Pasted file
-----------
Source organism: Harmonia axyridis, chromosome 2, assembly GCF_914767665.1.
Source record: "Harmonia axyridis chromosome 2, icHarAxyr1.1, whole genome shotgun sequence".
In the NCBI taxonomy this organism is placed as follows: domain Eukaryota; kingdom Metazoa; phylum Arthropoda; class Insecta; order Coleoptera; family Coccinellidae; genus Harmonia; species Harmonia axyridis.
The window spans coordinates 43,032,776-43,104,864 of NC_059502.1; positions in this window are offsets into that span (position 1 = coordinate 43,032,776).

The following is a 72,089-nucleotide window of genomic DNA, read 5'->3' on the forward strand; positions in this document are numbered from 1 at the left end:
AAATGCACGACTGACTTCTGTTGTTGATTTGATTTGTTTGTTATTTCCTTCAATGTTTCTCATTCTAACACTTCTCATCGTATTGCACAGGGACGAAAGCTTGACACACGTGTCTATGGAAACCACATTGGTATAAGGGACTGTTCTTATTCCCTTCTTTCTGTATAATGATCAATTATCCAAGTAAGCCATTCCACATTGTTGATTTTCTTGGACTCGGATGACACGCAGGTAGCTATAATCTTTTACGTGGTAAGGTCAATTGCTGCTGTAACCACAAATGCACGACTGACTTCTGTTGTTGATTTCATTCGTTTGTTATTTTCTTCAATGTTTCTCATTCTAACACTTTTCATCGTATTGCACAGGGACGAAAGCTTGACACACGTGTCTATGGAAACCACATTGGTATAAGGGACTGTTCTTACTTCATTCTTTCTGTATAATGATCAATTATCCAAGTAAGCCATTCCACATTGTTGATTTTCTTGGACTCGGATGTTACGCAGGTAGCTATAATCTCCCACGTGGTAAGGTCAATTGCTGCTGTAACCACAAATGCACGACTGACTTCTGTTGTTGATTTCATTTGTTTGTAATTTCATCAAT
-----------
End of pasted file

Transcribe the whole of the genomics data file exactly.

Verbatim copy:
Source organism: Harmonia axyridis, chromosome 2, assembly GCF_914767665.1.
Source record: "Harmonia axyridis chromosome 2, icHarAxyr1.1, whole genome shotgun sequence".
In the NCBI taxonomy this organism is placed as follows: domain Eukaryota; kingdom Metazoa; phylum Arthropoda; class Insecta; order Coleoptera; family Coccinellidae; genus Harmonia; species Harmonia axyridis.
The window spans coordinates 43,032,776-43,104,864 of NC_059502.1; positions in this window are offsets into that span (position 1 = coordinate 43,032,776).

The following is a 72,089-nucleotide window of genomic DNA, read 5'->3' on the forward strand; positions in this document are numbered from 1 at the left end:
AAATGCACGACTGACTTCTGTTGTTGATTTGATTTGTTTGTTATTTCCTTCAATGTTTCTCATTCTAACACTTCTCATCGTATTGCACAGGGACGAAAGCTTGACACACGTGTCTATGGAAACCACATTGGTATAAGGGACTGTTCTTATTCCCTTCTTTCTGTATAATGATCAATTATCCAAGTAAGCCATTCCACATTGTTGATTTTCTTGGACTCGGATGACACGCAGGTAGCTATAATCTTTTACGTGGTAAGGTCAATTGCTGCTGTAACCACAAATGCACGACTGACTTCTGTTGTTGATTTCATTCGTTTGTTATTTTCTTCAATGTTTCTCATTCTAACACTTTTCATCGTATTGCACAGGGACGAAAGCTTGACACACGTGTCTATGGAAACCACATTGGTATAAGGGACTGTTCTTACTTCATTCTTTCTGTATAATGATCAATTATCCAAGTAAGCCATTCCACATTGTTGATTTTCTTGGACTCGGATGTTACGCAGGTAGCTATAATCTCCCACGTGGTAAGGTCAATTGCTGCTGTAACCACAAATGCACGACTGACTTCTGTTGTTGATTTCATTTGTTTGTAATTTCATCAAT